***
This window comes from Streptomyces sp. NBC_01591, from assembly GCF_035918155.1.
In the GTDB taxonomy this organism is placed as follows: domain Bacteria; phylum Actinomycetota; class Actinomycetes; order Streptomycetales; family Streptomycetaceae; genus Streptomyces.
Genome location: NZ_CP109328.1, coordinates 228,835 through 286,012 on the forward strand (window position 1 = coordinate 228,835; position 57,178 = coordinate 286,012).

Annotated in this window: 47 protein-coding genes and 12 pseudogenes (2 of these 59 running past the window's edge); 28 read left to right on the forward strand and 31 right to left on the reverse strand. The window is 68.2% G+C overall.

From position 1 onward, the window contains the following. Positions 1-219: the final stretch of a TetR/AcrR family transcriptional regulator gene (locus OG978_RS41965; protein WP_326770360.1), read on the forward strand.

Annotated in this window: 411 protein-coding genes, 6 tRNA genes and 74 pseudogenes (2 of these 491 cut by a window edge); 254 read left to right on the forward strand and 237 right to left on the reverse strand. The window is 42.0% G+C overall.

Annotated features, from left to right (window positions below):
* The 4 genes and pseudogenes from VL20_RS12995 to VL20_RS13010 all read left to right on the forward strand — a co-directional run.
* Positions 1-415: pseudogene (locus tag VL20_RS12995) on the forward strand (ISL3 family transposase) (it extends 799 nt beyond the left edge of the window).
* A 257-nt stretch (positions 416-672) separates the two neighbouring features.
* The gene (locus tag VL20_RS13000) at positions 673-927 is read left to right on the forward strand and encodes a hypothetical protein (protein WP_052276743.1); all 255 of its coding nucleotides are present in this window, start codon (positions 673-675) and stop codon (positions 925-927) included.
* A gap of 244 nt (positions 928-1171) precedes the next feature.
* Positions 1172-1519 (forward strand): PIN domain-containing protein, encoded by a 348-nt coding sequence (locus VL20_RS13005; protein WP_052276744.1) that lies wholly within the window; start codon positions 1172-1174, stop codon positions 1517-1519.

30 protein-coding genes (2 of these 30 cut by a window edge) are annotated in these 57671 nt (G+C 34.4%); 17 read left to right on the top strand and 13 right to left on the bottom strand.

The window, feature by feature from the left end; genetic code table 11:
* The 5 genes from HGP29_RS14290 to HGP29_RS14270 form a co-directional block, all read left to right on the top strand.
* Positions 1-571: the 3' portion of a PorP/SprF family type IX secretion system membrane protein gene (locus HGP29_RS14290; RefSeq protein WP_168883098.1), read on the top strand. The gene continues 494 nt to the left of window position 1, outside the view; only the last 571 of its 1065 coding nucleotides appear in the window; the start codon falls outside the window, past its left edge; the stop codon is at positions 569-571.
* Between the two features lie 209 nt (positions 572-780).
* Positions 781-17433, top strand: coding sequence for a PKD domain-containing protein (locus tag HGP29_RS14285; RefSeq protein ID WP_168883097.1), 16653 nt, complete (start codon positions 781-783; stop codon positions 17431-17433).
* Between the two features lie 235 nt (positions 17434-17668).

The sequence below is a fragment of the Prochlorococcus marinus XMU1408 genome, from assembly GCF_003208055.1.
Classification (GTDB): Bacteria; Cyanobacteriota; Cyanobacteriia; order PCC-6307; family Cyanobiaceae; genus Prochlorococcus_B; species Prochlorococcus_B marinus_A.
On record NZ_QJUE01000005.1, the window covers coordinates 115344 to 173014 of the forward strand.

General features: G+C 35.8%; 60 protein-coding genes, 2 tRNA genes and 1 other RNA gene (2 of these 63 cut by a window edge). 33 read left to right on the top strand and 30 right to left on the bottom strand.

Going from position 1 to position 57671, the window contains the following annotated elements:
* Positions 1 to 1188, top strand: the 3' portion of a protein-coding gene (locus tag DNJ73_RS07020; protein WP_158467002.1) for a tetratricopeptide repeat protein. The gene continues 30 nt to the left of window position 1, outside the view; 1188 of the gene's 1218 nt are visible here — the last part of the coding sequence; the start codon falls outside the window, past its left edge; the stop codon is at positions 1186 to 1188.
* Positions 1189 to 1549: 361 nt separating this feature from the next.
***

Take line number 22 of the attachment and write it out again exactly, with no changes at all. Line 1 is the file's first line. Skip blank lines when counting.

Classification (GTDB): Bacteria; Cyanobacteriota; Cyanobacteriia; order PCC-6307; family Cyanobiaceae; genus Prochlorococcus_B; species Prochlorococcus_B marinus_A.